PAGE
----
I've even heard the argument that God doesn't call the qualified, the qualifies the called. That may be true for some cases, but he also only asked for the skilled workers when he wanted His temple built in Exodus. Bezalel was already skilled when God called him to make the garments for Aaron in Exodus 31:1-6. So assuming that interest is all that's needed to be part of the ministry of dance is like assuming a 5 year old can build you a house to live in.


God will anoint us to do his work, but imagine the impact that anointing can have when it's compounded with skill. In order to "study to show thyself approved", "grow in stature" and be "abounding in the work of the Lord", we need to continually be improving the skill and talent that we were blessed with. We do want to hear "Well done, my good and faithful servant", don't we?


7. Pursue excellence

Very close to my heart is the topic of excellence in the church. We are made in the image and likeness of God who is excellent in all that He does, therefore we should reflect His excellence in all that we do. Excellence in ministry should be as natural as ministry itself.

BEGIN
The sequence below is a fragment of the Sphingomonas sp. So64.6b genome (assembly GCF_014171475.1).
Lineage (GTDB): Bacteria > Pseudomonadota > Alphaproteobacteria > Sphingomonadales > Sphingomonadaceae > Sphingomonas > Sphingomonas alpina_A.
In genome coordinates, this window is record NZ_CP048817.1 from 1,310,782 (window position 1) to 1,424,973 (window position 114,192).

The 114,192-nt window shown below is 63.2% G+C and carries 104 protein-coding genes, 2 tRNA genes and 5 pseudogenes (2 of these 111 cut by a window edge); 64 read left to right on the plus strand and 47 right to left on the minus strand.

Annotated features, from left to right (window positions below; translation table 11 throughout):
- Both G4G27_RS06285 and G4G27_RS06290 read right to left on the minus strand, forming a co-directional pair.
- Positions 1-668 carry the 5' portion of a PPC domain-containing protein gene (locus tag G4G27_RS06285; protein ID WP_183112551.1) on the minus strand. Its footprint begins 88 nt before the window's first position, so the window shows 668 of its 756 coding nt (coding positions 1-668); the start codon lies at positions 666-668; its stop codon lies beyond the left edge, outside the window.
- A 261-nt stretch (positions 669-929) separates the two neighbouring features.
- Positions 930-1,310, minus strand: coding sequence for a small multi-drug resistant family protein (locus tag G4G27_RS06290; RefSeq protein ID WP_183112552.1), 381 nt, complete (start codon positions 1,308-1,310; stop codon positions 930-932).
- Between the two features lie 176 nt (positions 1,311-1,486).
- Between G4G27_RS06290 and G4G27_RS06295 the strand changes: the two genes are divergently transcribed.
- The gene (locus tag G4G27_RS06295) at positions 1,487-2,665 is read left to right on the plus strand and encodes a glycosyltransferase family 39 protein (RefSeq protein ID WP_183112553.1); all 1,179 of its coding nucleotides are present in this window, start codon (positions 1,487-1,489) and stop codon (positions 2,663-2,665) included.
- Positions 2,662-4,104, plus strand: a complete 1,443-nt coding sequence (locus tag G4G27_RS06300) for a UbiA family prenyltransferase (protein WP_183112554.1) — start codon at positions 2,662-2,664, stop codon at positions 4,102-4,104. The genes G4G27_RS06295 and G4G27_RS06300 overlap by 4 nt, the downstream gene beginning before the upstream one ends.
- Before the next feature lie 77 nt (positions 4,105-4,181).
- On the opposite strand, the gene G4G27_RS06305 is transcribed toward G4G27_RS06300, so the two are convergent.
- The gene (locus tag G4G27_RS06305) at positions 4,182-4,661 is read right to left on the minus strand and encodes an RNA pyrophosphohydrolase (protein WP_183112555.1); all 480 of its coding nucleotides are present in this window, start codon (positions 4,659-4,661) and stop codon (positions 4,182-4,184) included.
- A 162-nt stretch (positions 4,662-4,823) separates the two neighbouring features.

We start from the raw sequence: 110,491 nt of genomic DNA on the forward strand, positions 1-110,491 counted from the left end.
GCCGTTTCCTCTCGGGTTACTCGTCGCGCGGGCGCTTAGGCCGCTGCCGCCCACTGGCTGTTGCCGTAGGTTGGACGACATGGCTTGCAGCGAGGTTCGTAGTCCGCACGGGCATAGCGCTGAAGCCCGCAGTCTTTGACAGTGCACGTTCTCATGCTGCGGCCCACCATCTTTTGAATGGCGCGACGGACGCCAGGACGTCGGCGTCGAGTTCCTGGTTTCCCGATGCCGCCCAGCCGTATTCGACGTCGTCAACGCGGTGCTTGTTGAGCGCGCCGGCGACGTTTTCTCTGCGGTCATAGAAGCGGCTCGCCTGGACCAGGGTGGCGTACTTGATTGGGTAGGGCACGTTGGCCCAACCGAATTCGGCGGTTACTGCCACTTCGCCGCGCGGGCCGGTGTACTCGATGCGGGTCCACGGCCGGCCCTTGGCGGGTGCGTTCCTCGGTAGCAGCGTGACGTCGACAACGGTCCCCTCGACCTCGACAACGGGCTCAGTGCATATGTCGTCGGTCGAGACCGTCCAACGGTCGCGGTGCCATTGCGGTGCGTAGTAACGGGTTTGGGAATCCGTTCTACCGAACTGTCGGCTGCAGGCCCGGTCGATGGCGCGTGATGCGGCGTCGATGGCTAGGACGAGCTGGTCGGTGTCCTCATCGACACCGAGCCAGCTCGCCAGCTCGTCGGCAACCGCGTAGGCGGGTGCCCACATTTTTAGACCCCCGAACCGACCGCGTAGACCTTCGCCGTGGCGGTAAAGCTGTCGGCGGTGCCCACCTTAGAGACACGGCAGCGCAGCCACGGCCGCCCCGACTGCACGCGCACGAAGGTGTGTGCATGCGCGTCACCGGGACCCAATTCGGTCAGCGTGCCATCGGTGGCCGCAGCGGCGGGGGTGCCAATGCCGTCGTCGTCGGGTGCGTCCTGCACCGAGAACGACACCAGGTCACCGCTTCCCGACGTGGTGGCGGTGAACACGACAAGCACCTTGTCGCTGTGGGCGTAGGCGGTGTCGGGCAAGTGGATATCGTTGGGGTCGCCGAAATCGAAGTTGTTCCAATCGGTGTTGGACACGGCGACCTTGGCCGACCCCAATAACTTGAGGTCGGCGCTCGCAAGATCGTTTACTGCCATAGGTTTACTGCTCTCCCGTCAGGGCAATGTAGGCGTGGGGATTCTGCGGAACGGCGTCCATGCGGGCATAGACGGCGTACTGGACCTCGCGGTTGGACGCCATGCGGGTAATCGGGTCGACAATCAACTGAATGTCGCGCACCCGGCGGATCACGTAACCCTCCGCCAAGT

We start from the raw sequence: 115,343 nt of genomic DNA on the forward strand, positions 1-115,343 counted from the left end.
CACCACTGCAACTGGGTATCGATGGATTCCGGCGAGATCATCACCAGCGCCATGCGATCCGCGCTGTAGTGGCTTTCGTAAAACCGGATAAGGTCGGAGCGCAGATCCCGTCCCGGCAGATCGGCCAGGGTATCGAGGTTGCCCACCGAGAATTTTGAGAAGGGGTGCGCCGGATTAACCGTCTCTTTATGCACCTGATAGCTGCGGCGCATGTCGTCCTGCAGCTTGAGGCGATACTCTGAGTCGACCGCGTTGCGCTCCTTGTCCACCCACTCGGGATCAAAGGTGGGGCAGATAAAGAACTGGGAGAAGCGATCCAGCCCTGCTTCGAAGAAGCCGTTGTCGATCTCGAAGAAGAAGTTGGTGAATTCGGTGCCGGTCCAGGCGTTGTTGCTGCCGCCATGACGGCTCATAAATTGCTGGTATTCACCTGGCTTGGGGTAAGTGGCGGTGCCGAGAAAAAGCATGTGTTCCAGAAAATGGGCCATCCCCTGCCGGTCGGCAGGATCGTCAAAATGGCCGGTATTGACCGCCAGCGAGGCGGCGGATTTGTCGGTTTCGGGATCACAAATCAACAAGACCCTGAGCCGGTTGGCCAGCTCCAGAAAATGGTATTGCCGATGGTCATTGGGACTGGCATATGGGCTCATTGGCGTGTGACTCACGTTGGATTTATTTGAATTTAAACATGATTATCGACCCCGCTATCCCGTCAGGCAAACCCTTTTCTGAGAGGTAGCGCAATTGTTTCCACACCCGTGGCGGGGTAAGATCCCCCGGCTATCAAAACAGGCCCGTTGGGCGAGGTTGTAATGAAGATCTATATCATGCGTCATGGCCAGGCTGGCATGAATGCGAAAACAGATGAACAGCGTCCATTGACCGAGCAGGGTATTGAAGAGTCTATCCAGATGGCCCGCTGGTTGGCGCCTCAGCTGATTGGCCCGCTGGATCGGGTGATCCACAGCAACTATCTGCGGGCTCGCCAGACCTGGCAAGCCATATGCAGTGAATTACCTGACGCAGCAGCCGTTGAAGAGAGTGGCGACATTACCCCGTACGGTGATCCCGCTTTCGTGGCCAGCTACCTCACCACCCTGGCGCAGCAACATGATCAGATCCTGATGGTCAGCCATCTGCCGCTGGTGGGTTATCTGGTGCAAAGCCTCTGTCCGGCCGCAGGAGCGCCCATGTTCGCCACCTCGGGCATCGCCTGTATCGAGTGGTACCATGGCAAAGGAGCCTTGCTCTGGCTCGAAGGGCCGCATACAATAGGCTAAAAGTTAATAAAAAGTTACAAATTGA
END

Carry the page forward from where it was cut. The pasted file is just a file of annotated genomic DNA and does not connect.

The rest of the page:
I never like to compare the modus operandi of the secular to the liturgical, but we all know the great lengths to which dancers go to get ready for a theatre performance or tour. These dancers have no anointing to depend on, they rarely dance to popular songs, and they have to attain the highest level of training and discipline in order to represent their theatre on stage.


As the Church, our calling to represent the Sovereign God in ministry to the world is the highest calling that exists. Our singers should have the best voices, our musicians should be the most skilled and our dancers should be the most sought after by governments. Wouldn't it be crazy if everyone clamoured to enrol in state-of-the-art Christian dance academies for training? Wouldn't it just be wild if we had more Christians at the helm in Juilliard, Alvin Ailey, Joffrey and other top ranking dance academies? Wouldn't that just revolutionize the Arts and help bring it back to God's original intent?